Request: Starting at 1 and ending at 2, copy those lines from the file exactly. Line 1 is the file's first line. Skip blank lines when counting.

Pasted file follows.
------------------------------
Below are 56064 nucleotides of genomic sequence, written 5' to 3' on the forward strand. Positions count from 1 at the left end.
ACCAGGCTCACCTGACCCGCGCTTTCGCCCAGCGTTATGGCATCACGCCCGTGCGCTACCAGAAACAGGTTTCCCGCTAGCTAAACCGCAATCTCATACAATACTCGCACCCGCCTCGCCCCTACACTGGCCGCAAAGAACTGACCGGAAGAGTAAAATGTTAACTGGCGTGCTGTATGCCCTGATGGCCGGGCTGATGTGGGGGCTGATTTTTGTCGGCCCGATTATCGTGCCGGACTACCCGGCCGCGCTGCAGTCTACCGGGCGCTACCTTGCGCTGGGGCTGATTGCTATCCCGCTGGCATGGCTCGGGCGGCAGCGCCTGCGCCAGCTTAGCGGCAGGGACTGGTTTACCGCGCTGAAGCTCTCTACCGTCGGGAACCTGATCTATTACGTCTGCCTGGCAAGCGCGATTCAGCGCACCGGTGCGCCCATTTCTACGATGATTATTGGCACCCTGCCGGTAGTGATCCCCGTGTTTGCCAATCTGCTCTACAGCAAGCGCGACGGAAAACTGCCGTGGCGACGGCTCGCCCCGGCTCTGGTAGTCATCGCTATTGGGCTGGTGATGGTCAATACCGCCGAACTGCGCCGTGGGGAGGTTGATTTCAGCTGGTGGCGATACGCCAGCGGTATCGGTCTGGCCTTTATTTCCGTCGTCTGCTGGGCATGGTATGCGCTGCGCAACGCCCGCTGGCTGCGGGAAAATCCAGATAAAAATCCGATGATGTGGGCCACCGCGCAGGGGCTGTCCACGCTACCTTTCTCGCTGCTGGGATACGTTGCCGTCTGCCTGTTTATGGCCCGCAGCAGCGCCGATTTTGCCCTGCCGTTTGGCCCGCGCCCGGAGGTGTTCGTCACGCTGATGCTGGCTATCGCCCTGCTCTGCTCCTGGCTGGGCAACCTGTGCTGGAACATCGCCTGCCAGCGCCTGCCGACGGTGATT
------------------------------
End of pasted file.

Below are 56064 nucleotides of genomic sequence, written 5' to 3' on the forward strand. Positions count from 1 at the left end.
ACCAGGCTCACCTGACCCGCGCTTTCGCCCAGCGTTATGGCATCACGCCCGTGCGCTACCAGAAACAGGTTTCCCGCTAGCTAAACCGCAATCTCATACAATACTCGCACCCGCCTCGCCCCTACACTGGCCGCAAAGAACTGACCGGAAGAGTAAAATGTTAACTGGCGTGCTGTATGCCCTGATGGCCGGGCTGATGTGGGGGCTGATTTTTGTCGGCCCGATTATCGTGCCGGACTACCCGGCCGCGCTGCAGTCTACCGGGCGCTACCTTGCGCTGGGGCTGATTGCTATCCCGCTGGCATGGCTCGGGCGGCAGCGCCTGCGCCAGCTTAGCGGCAGGGACTGGTTTACCGCGCTGAAGCTCTCTACCGTCGGGAACCTGATCTATTACGTCTGCCTGGCAAGCGCGATTCAGCGCACCGGTGCGCCCATTTCTACGATGATTATTGGCACCCTGCCGGTAGTGATCCCCGTGTTTGCCAATCTGCTCTACAGCAAGCGCGACGGAAAACTGCCGTGGCGACGGCTCGCCCCGGCTCTGGTAGTCATCGCTATTGGGCTGGTGATGGTCAATACCGCCGAACTGCGCCGTGGGGAGGTTGATTTCAGCTGGTGGCGATACGCCAGCGGTATCGGTCTGGCCTTTATTTCCGTCGTCTGCTGGGCATGGTATGCGCTGCGCAACGCCCGCTGGCTGCGGGAAAATCCAGATAAAAATCCGATGATGTGGGCCACCGCGCAGGGGCTGTCCACGCTACCTTTCTCGCTGCTGGGATACGTTGCCGTCTGCCTGTTTATGGCCCGCAGCAGCGCCGATTTTGCCCTGCCGTTTGGCCCGCGCCCGGAGGTGTTCGTCACGCTGATGCTGGCTATCGCCCTGCTCTGCTCCTGGCTGGGCAACCTGTGCTGGAACATCGCCTGCCAGCGCCTGCCGACGGTGATT